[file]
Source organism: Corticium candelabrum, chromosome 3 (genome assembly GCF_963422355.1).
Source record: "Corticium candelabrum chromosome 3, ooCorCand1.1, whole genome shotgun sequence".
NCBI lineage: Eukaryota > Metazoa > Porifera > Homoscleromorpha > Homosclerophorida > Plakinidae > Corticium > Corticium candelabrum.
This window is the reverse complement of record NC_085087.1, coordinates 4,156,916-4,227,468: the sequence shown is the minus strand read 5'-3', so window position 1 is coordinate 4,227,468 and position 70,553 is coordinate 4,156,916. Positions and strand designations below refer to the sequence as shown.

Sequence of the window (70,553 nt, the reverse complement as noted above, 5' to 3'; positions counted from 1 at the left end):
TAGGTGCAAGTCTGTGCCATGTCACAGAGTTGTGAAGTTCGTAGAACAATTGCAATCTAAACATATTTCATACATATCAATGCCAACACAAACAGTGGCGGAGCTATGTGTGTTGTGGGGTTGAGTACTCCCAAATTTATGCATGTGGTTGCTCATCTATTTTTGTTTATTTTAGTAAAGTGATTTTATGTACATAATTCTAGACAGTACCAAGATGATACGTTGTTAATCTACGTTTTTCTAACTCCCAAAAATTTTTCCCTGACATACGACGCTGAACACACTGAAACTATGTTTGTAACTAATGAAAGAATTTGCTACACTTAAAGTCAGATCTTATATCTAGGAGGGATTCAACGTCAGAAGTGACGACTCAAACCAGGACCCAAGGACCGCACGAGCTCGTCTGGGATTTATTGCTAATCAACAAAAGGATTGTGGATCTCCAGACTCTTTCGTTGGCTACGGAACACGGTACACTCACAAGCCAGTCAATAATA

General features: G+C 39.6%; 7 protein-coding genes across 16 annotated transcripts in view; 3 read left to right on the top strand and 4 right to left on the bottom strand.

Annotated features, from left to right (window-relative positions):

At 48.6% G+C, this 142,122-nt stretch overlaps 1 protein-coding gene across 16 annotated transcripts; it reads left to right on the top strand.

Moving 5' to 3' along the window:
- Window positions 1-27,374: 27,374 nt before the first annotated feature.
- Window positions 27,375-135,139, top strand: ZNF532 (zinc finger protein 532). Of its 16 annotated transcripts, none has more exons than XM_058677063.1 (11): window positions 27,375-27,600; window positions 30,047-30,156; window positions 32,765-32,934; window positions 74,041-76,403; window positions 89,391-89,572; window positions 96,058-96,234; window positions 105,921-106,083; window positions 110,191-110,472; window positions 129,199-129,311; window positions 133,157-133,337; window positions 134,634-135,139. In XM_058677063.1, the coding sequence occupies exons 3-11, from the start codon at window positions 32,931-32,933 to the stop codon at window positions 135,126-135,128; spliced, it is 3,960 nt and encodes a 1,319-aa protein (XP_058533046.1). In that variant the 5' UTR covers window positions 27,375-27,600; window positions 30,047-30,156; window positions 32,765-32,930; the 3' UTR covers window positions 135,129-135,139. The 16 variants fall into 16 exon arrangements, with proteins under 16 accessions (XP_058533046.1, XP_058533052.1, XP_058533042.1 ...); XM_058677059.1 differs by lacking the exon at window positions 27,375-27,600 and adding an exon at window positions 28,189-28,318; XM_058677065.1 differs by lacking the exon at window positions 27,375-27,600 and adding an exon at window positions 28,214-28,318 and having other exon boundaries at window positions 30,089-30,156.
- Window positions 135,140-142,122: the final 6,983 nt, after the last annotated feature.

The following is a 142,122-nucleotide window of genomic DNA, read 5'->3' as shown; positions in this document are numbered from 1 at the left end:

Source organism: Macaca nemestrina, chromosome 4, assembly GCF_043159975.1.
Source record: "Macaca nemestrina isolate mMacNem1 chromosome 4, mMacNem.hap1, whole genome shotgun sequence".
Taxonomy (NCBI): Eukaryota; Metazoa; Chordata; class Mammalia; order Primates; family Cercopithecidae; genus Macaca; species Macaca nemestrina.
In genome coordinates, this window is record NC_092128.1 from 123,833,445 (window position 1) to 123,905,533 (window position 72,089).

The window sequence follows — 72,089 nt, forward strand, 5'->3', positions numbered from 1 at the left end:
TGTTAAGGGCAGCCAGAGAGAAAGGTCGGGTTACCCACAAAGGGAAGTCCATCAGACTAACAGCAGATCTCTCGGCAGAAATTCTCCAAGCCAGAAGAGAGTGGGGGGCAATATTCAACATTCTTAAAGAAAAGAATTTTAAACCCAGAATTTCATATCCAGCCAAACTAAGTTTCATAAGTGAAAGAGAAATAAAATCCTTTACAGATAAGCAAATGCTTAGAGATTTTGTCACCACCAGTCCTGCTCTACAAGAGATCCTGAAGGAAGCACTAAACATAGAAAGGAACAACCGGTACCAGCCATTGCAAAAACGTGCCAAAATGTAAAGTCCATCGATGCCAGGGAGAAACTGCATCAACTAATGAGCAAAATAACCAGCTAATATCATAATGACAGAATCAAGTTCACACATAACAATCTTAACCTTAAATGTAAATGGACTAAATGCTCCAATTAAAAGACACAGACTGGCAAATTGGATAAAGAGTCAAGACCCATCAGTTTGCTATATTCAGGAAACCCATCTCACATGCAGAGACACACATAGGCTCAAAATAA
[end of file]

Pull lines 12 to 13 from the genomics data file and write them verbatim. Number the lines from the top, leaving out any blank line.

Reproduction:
- Window positions 27,375-135,139, top strand: ZNF532 (zinc finger protein 532). Of its 16 annotated transcripts, none has more exons than XM_058677063.1 (11): window positions 27,375-27,600; window positions 30,047-30,156; window positions 32,765-32,934; window positions 74,041-76,403; window positions 89,391-89,572; window positions 96,058-96,234; window positions 105,921-106,083; window positions 110,191-110,472; window positions 129,199-129,311; window positions 133,157-133,337; window positions 134,634-135,139. In XM_058677063.1, the coding sequence occupies exons 3-11, from the start codon at window positions 32,931-32,933 to the stop codon at window positions 135,126-135,128; spliced, it is 3,960 nt and encodes a 1,319-aa protein (XP_058533046.1). In that variant the 5' UTR covers window positions 27,375-27,600; window positions 30,047-30,156; window positions 32,765-32,930; the 3' UTR covers window positions 135,129-135,139. The 16 variants fall into 16 exon arrangements, with proteins under 16 accessions (XP_058533046.1, XP_058533052.1, XP_058533042.1 ...); XM_058677059.1 differs by lacking the exon at window positions 27,375-27,600 and adding an exon at window positions 28,189-28,318; XM_058677065.1 differs by lacking the exon at window positions 27,375-27,600 and adding an exon at window positions 28,214-28,318 and having other exon boundaries at window positions 30,089-30,156.
- Window positions 135,140-142,122: the final 6,983 nt, after the last annotated feature.